© Ashley Thompson
Mayor Paul Beazley flips through Dr. Garth Vaughan’s national bestseller, The Puck Starts Here, with Grade 10 Avon View High School student Natalie Frison. Frison participated in the interview between the Hants Journal and Beazley as part of a job shadowing assignment.
It’s hard to imagine one man can be remembered as a gifted surgeon, skilled painter, accomplished author, respected historian and talented musician.
But, Mayor Paul Beazley says, Dr. Garth Vaughan was all that — and more.
Vaughan, who passed away at the age of 84 in November 2012, is credited with putting Windsor on the map as the Birthplace of Hockey by penning the national bestseller, The Puck Starts Here. He’s trumpeted as one of the key players in the construction of the Hants Community Hospital and he’s hailed as the driving force behind the founding of the Windsor Hockey Heritage Centre.
That’s why the annual $500 bursary the Town of Windsor awardsonelocal high school graduate pursuing post-secondary studies was recently renamed the Dr. Garth Vaughan Memorial Bursary.
“I can’t think of anybody that was any more of a leader in promoting the heritage of Windsor than Dr. Vaughan,” said Beazley, explaining council’s decision to rename the bursary in Vaughan’s honour.
Beazley, who grew up with Vaughan’s children, remembers him as a soft-spoken man who tenaciously pursued his passions.
“When he needed to get something done, there was no one better to get it done.”
On top of writing, researching, creating award-winning paintings, illustrating books, and volunteering within his community, Vaughan’s obituary said he also enjoyed playing the fiddle, accordion, piano, harmonica and bugle.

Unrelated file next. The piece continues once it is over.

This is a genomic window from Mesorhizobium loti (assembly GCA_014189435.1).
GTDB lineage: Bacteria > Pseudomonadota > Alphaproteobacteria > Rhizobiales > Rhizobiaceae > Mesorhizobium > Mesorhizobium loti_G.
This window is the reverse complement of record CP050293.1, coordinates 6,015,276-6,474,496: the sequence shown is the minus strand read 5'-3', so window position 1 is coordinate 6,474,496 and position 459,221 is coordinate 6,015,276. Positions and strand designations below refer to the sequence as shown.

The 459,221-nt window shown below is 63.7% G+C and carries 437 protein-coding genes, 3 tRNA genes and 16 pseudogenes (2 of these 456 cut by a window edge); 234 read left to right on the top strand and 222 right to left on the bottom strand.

Beazley says some community members may recall the days Vaughan performed with the Newfie Bullet band. Others, like Beazley, might remember how kids growing up on and around Albert Street knew it was time to head home for the night.
“When it was time to come in at night his first wife would ring a bell, and everybody in the community knew that that was time for the Vaughans to go in… and it was about the time for the rest of us to go in, too.”
Vaughan, a father of five, relocated to Cape Breton in 2006, but continued to research his hometown’s history. He suffered a stroke in 2010, and endured heart surgery in 2012, his obituary said.
Without question, Beazley says Vaughan remains a cultural icon in Windsor, whose past contributions in his hometown — as a historian, medical doctor, artist and philanthropist — will continue to be celebrated long into the future.
“He was a great contributor to this community for many decades.”